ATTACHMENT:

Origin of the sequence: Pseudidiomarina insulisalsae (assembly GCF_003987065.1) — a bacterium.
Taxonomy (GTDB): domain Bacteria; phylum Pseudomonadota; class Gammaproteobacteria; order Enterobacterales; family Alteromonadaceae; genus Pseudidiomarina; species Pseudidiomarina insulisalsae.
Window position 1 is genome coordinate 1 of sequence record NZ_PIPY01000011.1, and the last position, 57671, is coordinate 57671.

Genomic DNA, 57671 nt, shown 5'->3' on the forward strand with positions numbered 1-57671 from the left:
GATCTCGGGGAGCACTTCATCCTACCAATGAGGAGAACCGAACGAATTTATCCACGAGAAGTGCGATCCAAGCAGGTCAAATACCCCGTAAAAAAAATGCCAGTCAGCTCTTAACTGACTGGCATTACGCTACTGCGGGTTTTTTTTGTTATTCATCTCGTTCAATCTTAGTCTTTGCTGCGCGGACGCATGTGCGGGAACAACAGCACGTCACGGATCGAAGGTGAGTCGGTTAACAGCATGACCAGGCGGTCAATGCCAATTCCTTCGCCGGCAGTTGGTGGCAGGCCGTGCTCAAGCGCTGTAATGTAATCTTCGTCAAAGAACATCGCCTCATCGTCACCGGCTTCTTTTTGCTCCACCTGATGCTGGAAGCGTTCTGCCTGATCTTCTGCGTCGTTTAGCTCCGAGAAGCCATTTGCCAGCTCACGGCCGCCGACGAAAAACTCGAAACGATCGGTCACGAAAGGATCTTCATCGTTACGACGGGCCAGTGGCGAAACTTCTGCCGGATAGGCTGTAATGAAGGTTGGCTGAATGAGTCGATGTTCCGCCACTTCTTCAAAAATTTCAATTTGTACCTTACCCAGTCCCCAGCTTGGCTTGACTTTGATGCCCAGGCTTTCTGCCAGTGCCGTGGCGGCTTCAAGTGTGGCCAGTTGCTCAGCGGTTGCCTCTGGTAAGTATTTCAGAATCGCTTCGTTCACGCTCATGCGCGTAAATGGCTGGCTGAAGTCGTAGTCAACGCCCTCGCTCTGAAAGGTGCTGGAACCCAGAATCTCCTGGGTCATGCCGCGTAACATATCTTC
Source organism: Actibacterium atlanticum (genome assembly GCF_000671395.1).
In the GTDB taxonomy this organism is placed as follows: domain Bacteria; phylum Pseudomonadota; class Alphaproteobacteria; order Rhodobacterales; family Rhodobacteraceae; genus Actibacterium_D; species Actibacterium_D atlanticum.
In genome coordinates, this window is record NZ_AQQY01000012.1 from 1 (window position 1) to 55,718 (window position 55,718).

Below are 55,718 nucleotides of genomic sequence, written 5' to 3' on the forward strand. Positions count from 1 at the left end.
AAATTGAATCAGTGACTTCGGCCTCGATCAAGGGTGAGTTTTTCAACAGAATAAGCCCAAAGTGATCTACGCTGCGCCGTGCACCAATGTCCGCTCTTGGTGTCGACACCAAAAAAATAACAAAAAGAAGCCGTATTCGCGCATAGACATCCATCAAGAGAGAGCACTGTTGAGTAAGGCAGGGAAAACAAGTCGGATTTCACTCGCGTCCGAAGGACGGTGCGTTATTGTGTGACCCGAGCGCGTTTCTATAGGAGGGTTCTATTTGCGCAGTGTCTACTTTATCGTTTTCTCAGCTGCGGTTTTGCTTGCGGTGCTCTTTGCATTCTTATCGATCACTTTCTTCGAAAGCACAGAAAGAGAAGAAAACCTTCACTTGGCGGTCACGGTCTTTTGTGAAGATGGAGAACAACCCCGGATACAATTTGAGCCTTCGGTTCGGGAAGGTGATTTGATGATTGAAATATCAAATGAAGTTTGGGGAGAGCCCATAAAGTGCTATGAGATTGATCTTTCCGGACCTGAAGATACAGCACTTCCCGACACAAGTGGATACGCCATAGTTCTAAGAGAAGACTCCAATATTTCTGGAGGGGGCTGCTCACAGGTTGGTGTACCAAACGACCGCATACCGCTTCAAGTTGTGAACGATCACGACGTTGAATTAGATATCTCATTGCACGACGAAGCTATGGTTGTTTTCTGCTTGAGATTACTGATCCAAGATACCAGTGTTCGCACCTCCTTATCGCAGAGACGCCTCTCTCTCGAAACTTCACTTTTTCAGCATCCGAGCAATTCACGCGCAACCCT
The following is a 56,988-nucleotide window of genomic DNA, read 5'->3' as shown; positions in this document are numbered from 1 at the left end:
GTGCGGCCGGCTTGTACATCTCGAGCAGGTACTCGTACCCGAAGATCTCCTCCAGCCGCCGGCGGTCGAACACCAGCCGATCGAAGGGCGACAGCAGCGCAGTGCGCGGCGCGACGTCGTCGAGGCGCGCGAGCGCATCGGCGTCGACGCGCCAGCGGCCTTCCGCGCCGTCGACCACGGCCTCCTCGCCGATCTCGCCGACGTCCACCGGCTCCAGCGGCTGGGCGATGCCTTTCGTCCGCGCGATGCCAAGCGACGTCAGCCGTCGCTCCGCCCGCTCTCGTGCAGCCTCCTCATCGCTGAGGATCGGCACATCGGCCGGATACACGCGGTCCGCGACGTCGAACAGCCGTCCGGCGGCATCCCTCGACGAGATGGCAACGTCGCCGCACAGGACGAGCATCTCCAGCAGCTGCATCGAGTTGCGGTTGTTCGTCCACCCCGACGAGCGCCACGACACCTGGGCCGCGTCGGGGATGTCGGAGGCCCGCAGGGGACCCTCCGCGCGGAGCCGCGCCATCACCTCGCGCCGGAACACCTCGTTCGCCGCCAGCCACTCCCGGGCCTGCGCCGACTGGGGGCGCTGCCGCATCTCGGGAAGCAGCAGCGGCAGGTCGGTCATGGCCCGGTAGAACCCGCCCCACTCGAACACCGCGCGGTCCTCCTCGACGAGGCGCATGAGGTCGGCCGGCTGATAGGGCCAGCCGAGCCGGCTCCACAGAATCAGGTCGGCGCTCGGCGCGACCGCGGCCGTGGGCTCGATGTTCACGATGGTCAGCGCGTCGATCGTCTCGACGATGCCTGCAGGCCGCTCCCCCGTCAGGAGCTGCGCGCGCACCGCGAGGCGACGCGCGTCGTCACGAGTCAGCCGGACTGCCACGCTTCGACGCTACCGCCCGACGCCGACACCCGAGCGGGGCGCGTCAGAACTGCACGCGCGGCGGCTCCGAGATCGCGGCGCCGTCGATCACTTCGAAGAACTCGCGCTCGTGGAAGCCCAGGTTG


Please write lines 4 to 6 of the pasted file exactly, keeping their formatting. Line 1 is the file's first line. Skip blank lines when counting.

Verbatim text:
Genomic DNA, 57671 nt, shown 5'->3' on the forward strand with positions numbered 1-57671 from the left:
GATCTCGGGGAGCACTTCATCCTACCAATGAGGAGAACCGAACGAATTTATCCACGAGAAGTGCGATCCAAGCAGGTCAAATACCCCGTAAAAAAAATGCCAGTCAGCTCTTAACTGACTGGCATTACGCTACTGCGGGTTTTTTTTGTTATTCATCTCGTTCAATCTTAGTCTTTGCTGCGCGGACGCATGTGCGGGAACAACAGCACGTCACGGATCGAAGGTGAGTCGGTTAACAGCATGACCAGGCGGTCAATGCCAATTCCTTCGCCGGCAGTTGGTGGCAGGCCGTGCTCAAGCGCTGTAATGTAATCTTCGTCAAAGAACATCGCCTCATCGTCACCGGCTTCTTTTTGCTCCACCTGATGCTGGAAGCGTTCTGCCTGATCTTCTGCGTCGTTTAGCTCCGAGAAGCCATTTGCCAGCTCACGGCCGCCGACGAAAAACTCGAAACGATCGGTCACGAAAGGATCTTCATCGTTACGACGGGCCAGTGGCGAAACTTCTGCCGGATAGGCTGTAATGAAGGTTGGCTGAATGAGTCGATGTTCCGCCACTTCTTCAAAAATTTCAATTTGTACCTTACCCAGTCCCCAGCTTGGCTTGACTTTGATGCCCAGGCTTTCTGCCAGTGCCGTGGCGGCTTCAAGTGTGGCCAGTTGCTCAGCGGTTGCCTCTGGTAAGTATTTCAGAATCGCTTCGTTCACGCTCATGCGCGTAAATGGCTGGCTGAAGTCGTAGTCAACGCCCTCGCTCTGAAAGGTGCTGGAACCCAGAATCTCCTGGGTCATGCCGCGTAACATATCTTC
Source organism: Actibacterium atlanticum (genome assembly GCF_000671395.1).